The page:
Can you answer these questions about your marketing? Part 1

In my opinion what sets good marketing apart from “bad marketing”  is getting the basics right.

By this I mean having actionable data on customers and the market that dictates the direction of a company’s marketing.

Going from good to great requires imagination and flare, however, to get to great you first need to be good.

Below are a collection of basic questions you should be able to answer about your business marketing (part 1).

You can read part 2 here.

What are your main sources of referrals (traffic & sales)?

This may seem like the most obvious question, but from my own experiences, there are a lot of small businesses that can’t answer this using data.

They rely on personal opinion or guess work. I’m sure you know this, but having a clear understanding of which channels send you the most traffic and sales means you can focus on the areas that are working and drop those that aren’t.

This in turn saves you money and increases sales.

How to get this information:

  • Install Google Analytics on your website & tag all incoming links with a tracking URL
  • Ask customers how they heard about you upon sign up

How many of your customers would recommend you?

A happy customer is valuable, a brand fan is worth their weight in gold. Customers who proactively recommend you without you bribing them are your most powerful marketing channel.

The question is what percentage of your customers would recommend you?

Knowing this figure will give you an insight in how happy/ unhappy your customers are with you, and provide you with actionable ideas to improve if necessary.

How to get this information:

Ask them! Using the Net Promoter Score to benchmark your customers, send a survey simply asking them “On a scale of 0 – 10, how likely are you to recommend us to a colleague or friend?”.

You can then categorise your customers in to three groups:

  • Promoters (score 9-10) are loyal enthusiasts who will keep buying and refer others, fuelling growth.
  • Passives (score 7-8) are satisfied but unenthusiastic customers who are vulnerable to competitive offerings.
  • Detractors (score 1-6) are unhappy customers who can damage your brand and impede growth through negative word-of-mouth.

To calculate your company’s Net Promoter Score, we take the percentage of customers who are Promoters and subtract the percentage who are Detractors.

To put your results in to context, the iPhone is 67% and Sony is 39%. The challenge is to

  • Mobilise your promoters to increase word of mouth sales
  • Turn the passives in to promoters
  • Engage with the detractors to discover the root of the problem and prevent them from damaging sales and your reputation

What are the most important factors for your customers when choosing a supplier?

Do your customers make their purchase decision based on price, features, customer support, geographic location, reputation etc.?

I’m sure these are all important, but which are the primary motivators for them?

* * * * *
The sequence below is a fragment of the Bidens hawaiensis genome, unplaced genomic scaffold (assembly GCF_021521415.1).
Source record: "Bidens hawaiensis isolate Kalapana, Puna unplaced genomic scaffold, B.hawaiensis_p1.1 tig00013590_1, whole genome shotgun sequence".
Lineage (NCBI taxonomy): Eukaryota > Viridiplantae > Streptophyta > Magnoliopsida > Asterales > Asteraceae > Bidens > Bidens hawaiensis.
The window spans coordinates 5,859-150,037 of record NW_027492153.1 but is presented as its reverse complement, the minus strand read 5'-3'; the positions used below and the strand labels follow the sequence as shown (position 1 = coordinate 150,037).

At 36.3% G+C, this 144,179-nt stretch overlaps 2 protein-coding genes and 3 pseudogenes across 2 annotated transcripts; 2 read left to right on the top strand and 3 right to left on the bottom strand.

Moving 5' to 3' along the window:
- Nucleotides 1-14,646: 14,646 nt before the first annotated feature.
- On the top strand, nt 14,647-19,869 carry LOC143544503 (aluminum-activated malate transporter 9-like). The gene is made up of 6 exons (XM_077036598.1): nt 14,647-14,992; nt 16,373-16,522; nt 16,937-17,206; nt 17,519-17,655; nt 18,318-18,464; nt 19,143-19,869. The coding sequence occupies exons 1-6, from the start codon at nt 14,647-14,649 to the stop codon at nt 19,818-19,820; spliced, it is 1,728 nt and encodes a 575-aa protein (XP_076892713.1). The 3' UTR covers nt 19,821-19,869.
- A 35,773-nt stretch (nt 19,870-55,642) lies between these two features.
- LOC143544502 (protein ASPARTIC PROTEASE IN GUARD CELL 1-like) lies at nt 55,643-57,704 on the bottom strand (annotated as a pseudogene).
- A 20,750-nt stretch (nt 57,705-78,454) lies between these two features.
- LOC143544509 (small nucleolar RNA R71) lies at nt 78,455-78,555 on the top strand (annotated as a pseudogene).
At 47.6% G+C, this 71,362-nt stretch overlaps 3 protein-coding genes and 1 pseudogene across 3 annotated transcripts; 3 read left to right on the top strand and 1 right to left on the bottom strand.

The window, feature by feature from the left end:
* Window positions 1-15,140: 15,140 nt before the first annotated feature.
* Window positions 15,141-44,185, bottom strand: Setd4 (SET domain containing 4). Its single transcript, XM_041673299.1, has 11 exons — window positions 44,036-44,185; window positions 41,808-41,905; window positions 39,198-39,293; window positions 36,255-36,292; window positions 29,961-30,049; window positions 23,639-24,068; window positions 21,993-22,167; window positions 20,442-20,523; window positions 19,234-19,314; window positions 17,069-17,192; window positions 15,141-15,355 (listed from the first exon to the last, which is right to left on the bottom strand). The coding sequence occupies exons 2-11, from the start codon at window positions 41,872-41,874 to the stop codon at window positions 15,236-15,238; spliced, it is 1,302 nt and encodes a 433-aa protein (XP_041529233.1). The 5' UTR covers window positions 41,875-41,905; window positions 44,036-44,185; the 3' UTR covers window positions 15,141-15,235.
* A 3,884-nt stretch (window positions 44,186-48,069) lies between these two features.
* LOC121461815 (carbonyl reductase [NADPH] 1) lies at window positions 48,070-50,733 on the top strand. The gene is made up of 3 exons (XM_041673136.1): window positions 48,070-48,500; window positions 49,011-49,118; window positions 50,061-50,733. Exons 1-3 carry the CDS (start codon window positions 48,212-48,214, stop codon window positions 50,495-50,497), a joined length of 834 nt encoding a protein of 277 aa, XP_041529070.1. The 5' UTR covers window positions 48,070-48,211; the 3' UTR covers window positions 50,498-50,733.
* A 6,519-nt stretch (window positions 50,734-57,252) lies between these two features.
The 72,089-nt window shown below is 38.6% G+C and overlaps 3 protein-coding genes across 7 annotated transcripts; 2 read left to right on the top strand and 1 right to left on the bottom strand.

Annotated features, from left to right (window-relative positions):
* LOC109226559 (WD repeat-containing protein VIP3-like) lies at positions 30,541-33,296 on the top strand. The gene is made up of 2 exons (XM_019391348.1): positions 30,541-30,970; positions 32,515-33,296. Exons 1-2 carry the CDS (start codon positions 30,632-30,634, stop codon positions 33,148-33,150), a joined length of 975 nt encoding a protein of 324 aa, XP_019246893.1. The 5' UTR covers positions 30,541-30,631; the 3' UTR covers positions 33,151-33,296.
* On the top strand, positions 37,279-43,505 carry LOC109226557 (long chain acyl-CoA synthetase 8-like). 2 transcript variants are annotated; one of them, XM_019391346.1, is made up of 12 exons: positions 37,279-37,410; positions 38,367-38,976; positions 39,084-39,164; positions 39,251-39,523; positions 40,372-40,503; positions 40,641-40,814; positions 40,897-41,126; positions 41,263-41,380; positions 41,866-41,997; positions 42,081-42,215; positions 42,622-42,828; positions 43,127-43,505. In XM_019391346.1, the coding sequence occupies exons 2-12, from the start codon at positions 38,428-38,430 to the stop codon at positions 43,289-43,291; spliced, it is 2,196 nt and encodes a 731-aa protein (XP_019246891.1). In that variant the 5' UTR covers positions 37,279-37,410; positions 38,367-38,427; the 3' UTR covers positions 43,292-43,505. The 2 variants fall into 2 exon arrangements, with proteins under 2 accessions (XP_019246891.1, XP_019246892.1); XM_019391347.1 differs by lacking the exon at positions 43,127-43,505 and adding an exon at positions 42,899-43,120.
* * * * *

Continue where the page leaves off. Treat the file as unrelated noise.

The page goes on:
Once you know this, you can start to tailor your entire customer facing collateral to emphasise these elements.

How to get this information:

  • Run a survey asking your customers to rank their top 3 most important factors
  • Run tests on your website showing two pages and see which is most effective e.g. one focuses on price and the other your customer services.

How effective are your offline marketing channels?

Magazine, newspaper, radio, PR and other offline marketing are all notoriously difficult to track effectively, especially for small businesses.

This is in part one of the reasons online marketing has seen its share of the budget grow.

National and international businesses spend a fortune on tracking brand and campaign awareness, but this just isn’t feasible for small businesses.

The reality is, it is going to be tough and the results will not be deadly accurate but it is not impossible.

How to get this information:

  • Ask customers how they heard about you upon sign up
  • Use different URLs/ phone numbers for each advert to track responses
  • Offer a small discount (e.g. 5% off) and a unique code per advert to track responses

Which keywords are you targeting for search engine optimisation (SEO)?

90% of SEO is surprisingly easy for anyone to do, seriously. If you spend a couple of hours reading up on the basics you’ll find much of it is within your control and very straight forward.

I would recommend starting with this free guide from SEOmoz.

Additionally much of SEO is based around keywords. These are the words and phrases people search for in the likes of Google.

Google determines which websites are most relevant largely based on their use of keywords on their website and the keywords used to link to them from other websites.

You can increase the amount of traffic you get from search engines by targeting the most searched for keywords in the industry.

How to get this information:

  • Use Google’s free keyword tool
  • Use your target keywords in your URLs, H tags, website copy, anchor text etc.

Read part 2!

I have written another set of marketing questions you should be able to answer, which you can read here.


3 thoughts on “Can you answer these questions about your marketing? Part 1

  1. Great post Matt! I’m really glad you included the Net Promoter Score… I’ve been trying to implement it more with KISS Insights. It’s definitely the best/easiest way to judge your product/service.

    1. Thanks Brad. I’ve used NPS at work and it’s a good way to gauge how you are performing and benchmark performance over time.

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